Here in Tulsa, we are being inundated by political ads, and one Republican’s ad states that Democrats want boys and girls in sports to compete against each other. This is obviously BS, a gross exaggeration, but the instant we respond to it then that “controversy “ between his claim and our counter is the “news”. Whether there is truth to the original lie becomes irrelevant.
"Injustice anywhere is a threat to justice everywhere." Black Lives Matter. / "I need ammunition, not a ride." Zelensky
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#19794 User is online   pilowsky 

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Posted 2022-May-29, 07:10

A friend of mine - a successful politician - told me that LBJ once asked his aide to tell the media that his opponent "F***ked pigs".
The aide was horrified - "Nobody will believe it!" he said.
LBJ replied "Yeah but he'll have to deny it."

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#19795 User is offline   kenberg 

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Posted 2022-May-29, 10:38

View Postpilowsky, on 2022-May-29, 07:10, said:

A friend of mine - a successful politician - told me that LBJ once asked his aide to tell the media that his opponent "F***ked pigs".
The aide was horrified - "Nobody will believe it!" he said.
LBJ replied "Yeah but he'll have to deny it."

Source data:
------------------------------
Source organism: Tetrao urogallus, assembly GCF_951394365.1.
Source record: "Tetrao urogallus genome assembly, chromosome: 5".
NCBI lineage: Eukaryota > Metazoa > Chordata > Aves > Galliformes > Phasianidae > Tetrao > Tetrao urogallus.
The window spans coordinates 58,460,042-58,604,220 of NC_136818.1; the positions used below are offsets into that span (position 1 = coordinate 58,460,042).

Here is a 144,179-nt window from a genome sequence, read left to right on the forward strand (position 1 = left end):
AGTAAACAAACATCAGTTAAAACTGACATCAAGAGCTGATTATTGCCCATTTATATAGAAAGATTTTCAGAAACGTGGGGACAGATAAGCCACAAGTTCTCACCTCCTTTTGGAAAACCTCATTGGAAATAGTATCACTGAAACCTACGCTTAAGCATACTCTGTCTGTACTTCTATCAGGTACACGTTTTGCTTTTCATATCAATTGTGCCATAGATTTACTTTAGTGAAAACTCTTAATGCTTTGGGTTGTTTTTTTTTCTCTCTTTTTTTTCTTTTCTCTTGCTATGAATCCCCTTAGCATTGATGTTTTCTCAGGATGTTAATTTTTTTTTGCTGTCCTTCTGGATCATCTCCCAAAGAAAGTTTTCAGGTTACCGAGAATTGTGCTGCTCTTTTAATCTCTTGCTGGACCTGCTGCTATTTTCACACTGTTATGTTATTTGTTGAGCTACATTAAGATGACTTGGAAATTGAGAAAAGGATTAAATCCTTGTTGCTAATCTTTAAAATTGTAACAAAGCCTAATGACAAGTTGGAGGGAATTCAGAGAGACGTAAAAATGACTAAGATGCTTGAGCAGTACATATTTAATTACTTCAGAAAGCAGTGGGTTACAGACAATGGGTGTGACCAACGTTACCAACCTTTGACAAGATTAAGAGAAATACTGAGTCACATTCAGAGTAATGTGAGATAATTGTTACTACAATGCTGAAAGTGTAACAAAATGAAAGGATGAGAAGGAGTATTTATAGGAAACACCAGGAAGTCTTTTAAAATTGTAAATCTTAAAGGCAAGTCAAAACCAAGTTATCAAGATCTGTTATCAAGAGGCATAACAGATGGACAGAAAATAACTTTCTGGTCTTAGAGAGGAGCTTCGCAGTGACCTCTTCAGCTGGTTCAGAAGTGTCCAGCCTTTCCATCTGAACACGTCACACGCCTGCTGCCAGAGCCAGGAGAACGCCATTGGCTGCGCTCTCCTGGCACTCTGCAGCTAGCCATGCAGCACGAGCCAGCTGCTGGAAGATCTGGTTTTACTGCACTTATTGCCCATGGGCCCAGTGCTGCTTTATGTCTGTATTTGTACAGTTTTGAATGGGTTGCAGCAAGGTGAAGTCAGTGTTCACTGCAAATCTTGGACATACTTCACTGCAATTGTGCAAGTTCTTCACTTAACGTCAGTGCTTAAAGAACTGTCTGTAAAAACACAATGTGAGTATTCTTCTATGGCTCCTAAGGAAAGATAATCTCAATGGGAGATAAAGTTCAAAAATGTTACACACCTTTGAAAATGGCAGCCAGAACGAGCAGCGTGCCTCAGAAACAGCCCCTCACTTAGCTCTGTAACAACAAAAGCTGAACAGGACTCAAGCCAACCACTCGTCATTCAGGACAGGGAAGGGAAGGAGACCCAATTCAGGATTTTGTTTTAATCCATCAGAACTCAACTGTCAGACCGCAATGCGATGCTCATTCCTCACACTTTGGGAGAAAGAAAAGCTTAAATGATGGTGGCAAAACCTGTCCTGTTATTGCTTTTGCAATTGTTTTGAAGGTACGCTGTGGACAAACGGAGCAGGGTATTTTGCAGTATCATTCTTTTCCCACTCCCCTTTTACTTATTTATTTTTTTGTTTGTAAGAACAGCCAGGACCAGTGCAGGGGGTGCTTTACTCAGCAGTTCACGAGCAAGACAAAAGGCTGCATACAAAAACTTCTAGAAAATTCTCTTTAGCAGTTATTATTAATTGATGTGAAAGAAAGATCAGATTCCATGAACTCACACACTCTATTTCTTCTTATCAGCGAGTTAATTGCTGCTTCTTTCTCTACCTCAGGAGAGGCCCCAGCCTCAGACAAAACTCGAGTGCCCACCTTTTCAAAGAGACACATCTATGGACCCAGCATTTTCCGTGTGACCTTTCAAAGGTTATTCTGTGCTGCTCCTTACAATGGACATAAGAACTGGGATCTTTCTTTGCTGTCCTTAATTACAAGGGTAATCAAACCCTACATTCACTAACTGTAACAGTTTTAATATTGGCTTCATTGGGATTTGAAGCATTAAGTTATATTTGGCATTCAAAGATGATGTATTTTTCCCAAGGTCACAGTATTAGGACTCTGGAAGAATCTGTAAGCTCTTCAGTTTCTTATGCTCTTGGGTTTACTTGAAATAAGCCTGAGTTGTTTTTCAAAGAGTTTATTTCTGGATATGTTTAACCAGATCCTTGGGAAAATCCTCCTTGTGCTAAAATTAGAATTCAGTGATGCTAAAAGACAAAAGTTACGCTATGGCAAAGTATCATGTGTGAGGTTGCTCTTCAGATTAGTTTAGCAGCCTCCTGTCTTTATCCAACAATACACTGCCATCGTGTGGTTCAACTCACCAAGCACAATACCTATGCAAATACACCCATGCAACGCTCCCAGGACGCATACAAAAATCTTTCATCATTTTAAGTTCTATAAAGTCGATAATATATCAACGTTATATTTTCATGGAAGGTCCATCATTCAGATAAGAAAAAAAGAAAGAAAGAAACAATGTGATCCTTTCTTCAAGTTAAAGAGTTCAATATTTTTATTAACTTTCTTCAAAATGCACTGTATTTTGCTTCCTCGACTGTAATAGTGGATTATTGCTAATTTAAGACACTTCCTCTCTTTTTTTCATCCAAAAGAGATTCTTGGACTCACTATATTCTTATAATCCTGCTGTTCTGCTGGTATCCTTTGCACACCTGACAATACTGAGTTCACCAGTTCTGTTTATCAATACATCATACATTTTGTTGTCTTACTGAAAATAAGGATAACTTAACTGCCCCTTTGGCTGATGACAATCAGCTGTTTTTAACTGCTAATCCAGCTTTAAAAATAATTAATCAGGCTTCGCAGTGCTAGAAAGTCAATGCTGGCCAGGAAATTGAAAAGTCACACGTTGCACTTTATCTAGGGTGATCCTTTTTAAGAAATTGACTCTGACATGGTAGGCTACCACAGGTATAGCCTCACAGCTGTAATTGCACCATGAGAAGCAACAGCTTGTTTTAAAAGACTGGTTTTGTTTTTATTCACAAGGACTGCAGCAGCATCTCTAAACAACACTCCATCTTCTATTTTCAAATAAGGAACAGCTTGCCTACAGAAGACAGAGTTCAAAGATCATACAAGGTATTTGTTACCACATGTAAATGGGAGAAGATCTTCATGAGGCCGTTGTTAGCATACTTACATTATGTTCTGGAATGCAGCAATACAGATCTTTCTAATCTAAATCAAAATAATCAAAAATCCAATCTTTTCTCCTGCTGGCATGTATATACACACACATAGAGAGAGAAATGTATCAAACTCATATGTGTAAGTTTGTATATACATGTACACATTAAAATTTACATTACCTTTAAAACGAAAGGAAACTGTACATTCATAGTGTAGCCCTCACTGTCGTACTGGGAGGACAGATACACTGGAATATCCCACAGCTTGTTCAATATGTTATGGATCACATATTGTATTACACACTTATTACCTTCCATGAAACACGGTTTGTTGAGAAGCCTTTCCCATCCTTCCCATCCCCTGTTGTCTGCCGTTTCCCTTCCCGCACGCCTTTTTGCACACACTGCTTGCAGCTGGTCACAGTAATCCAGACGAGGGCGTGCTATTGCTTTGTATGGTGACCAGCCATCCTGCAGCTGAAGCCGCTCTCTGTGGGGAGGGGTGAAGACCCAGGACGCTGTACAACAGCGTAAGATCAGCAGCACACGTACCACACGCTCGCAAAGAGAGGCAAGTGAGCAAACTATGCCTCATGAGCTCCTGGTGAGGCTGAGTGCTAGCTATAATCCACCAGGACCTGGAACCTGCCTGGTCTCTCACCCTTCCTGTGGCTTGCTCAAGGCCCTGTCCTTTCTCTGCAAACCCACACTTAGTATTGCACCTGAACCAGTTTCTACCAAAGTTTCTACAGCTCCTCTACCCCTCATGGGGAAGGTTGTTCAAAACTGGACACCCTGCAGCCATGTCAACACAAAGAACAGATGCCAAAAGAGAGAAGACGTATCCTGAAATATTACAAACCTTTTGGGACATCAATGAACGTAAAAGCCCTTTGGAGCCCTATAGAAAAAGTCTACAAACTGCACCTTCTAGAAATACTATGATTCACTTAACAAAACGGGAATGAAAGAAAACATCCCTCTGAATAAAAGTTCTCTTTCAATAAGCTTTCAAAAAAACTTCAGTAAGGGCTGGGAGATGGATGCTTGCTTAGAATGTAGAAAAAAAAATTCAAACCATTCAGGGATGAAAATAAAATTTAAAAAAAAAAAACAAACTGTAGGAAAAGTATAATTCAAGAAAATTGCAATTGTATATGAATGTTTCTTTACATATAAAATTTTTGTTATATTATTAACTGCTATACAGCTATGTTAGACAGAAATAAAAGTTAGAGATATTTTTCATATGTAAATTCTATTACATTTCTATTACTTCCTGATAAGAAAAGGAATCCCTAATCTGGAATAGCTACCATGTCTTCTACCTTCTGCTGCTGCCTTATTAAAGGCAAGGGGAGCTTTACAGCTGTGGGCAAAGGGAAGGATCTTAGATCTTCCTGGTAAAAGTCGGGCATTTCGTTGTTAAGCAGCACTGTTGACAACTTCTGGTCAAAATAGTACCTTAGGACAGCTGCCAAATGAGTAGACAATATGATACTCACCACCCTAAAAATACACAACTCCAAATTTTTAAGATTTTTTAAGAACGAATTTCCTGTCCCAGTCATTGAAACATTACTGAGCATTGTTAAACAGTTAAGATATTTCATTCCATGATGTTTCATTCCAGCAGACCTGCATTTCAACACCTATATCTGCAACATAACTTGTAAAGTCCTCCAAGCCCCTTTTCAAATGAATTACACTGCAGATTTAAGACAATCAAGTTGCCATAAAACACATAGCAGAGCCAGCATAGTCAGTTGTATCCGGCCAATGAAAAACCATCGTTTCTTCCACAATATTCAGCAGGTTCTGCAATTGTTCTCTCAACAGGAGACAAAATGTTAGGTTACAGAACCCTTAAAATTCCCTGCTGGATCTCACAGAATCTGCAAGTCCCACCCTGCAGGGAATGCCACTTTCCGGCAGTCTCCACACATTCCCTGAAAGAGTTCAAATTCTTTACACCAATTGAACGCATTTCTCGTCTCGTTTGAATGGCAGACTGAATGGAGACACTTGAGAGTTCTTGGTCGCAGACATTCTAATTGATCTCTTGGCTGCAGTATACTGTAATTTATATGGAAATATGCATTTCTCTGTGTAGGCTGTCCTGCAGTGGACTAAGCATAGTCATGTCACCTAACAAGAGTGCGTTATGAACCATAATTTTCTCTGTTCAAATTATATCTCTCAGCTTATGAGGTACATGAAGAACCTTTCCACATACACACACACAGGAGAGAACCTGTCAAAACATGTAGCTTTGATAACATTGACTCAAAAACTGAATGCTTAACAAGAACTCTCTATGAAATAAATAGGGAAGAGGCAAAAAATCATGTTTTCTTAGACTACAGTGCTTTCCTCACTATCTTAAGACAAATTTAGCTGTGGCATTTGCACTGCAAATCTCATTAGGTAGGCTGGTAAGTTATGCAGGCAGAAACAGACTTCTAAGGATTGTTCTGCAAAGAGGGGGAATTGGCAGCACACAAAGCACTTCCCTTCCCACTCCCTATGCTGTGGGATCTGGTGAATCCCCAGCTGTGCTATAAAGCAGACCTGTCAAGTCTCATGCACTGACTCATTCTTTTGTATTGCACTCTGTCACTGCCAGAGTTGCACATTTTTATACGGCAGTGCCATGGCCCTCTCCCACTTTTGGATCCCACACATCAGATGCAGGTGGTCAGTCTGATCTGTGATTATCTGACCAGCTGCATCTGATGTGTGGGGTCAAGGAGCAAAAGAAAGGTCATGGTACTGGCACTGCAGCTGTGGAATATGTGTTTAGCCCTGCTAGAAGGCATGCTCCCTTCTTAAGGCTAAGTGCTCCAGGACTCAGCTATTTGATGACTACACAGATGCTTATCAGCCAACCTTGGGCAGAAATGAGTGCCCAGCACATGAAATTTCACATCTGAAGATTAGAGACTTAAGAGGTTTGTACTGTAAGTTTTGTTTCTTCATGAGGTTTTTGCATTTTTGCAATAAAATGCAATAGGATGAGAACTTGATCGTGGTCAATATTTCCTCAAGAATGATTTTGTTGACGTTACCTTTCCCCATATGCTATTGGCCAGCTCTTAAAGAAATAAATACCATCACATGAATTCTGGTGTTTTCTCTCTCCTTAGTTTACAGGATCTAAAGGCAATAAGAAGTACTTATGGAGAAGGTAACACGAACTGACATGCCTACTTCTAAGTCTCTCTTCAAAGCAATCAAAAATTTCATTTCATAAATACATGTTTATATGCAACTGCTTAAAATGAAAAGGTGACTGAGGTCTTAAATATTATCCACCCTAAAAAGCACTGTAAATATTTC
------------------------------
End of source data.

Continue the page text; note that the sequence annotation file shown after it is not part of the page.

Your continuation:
I haven't really decided if I believe LBJ really said that, but I would not rule it out. And the story definitely has a point!
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#19796 User is offline   kenberg 

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Posted 2022-May-29, 11:53

Regrading teaching about racial issues: I was thinking of a high school assignment that could go over well with both parents and students, and might do some good.

List several topics. The students would be told to pick one of those topics, do some research on the topic that they choose, and write a paper, maybe 4 or 5 pages, maybe more, on what they discovered. There could be suggested resources, but the student would choose what to read and choose what to write. The grade would be based on how well he (ok, how well they) researched the topic and how well they wrote it up, it would not be based on whether their conclusion agreed with the teacher's viewpoint. Or with anyone else's viewpoint.